It was a big day in our family calendar. Aunts and uncles from all over the country came, friends who hadn’t seen me since I was a toddler, distant cousins who hadn’t seen me at all. My mum’s school friends, who would appear with new husbands and grown children. I’d be introduced to countless men and their wives (and it was always men, and their wives) who’d praise my grandad. He’d joke, cajole, tease—in his element, lovable, outspoken. Saying something about the French, then buying them drinks. Saying something horribly inappropriate to a big-boned volunteer about her weight, then giving her a cuddle.
Sometimes bad weather stopped the parachute jump display. Then there’d be someone who couldn’t make it one year, a veteran who was ill. The next year we might see his wife alone, and then a few years along it would just be the kids and grandkids turning up to remember their parents. That older generation, the ones that my grandad would drive around, bring back for dinner when they were hapless widowers, the ones that fought in the Second World War all died, eventually. But still my grandad was the fittest amongst his contemporaries.
He canoed across the English Channel at 65 with a party of much younger men, for charity. Honoring the difficulty of the task, they called it Operation Straitjacket. The whole exercise was caught on tape. A two hour unbroken shot of men in canoes bouncing on the waves. Grandad’s VHS copy sits by the TV, Operation Straitjacket on the label. The family joke is that you need to be in a straitjacket to watch an hour of small heads working oars in steady time, a joke instigated by Grandad. When he left the room we’d fast-forward the tape, watching the oars swing at insane speeds, and he’d return and pretend to be annoyed.
ecent years. He had to sell the last in a line of Jags because mini-strokes affected his judgement; one happened when he was at the wheel, and he kept driving, scraping parked cars on both sides of the street before stopping and looking for help in a pub. The landlord turned him away, thinking his slurred speech and stumble were caused by booze. Such calamities are always retold with a laugh, as if age is a joke. But this is a defense, of course. He was physically fit and strong all his life. Asking for help is hard when you’ve been so able for so long. The jokes say, I’m okay. It’s nothing. But as time has gone on, they’ve come to mean more, too. Now they say, Even if I’m not okay, you’ll never take the smile from my face.
ecember, 2012. My mum is at the doctor with my grandad.
In the waiting room, Grandad, in his wheelchair, watches a man of a similar age struggle through the door with two walking sticks.
There’s always someone worse off than you, he says to Mum from his wheelchair, apparently without irony.
Inside the examination room, the doctor asks:
What day is it, Mr. Smith?
Phew. I never need to know anymore.
What about the date? Any idea?
Take your time.
Eleventh? No, twelfth.
Very good. And the month?
Wait. It is Tuesday. Tuesday, the twelfth.
It is. And the month?
It is November.
December. Close enough. And what year is it, Mr. Smith?
Are you sure about that?
How old are you?
You’re sure of that?
Yep. Getting old.
e’s too old to organize the Airborne Forces Day now. Mum and my stepdad took Nan and Grandad to it last summer. It was in a new, smaller location. There were only about twenty veterans there. My stepdad pushed Grandad in his wheelchair on parade around a bumpy field. Nan and Mum, surprised by the direction the parade took, chased after them in the wind.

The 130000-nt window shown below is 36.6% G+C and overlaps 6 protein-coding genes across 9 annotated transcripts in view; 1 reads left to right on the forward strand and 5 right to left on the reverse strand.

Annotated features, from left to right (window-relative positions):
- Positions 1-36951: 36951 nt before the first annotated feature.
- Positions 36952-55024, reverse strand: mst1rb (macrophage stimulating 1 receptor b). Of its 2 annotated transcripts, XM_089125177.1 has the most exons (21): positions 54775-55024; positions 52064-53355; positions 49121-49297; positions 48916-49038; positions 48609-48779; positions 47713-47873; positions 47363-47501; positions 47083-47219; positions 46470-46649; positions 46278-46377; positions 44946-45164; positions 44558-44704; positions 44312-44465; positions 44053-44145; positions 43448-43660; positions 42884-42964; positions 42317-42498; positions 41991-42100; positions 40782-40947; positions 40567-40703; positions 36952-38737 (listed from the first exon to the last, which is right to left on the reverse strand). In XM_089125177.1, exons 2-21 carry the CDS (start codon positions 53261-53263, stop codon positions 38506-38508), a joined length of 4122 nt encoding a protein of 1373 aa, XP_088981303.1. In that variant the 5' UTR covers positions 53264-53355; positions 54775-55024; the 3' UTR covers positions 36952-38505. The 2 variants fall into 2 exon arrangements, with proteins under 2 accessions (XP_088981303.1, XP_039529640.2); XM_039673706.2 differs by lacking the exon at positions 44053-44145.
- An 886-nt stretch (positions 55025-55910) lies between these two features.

All four of them agreed to leave early and have a special dinner at the Queens Hotel, where Nan and Grandad have had wedding anniversary parties for years.
When they got there, it was under new management, and none of the staff recognized them. The food was worse, too. They ate anyway.
Shame about the small crowd today, Mum said.
No one organized the event like you did, Frank, my stepdad said. They didn’t get the word out.
Nah, Grandad said. Everybody else is dead.
Shame there’s not so many of the younger generation that come along, Nanny said.
Nah, Grandad said. Why should they care about a bunch of old idiots walking round a field?
ast forward a year, to July, 2013.
My stepdad and uncle took my grandad to the Para Spec this week. A small affair again. Nanny didn’t go, she took the chance to relax with Mum and my aunt.
In the afternoon Mum got a text that Grandad had taken a fall. A sixteen-year-old cadet was pushing Grandad’s wheelchair round the field when he hit a bump, throwing Grandad onto his face. He had a bloody nose and a loose tooth. The cadet was mortified.
I took a dive, Debs, Grandad said to Mum when he got home. I had a spill. On my face.
Look at you, Dad. Are you alright?
Yep. The para doctor fixed me up. He said all those years of jumping out planes, and I never could land properly. You’ve got to roll, he said.
A couple of days later Grandad showed his injuries and told his story in the pub, and all the women filled his glass and kissed him better. A couple of days after that Mum went around to see him and the bruises were gone, and he looked much better.
He still had the story, though.
Mark Savage is a writer living in Portland, Oregon. He is currently compiling Fictional Film Club Volume I, a collection of his reviews of non-existent movies that can be seen at http://www.fictionalfilmclub.blogspot.com. He performs as The Legendary Black Mark Savage, and his musical recordings can be found at http://marksavage.bandcamp.com. He tweets once a month at https://twitter.com/BlackMarkSavage. He was born in Portsmouth, England.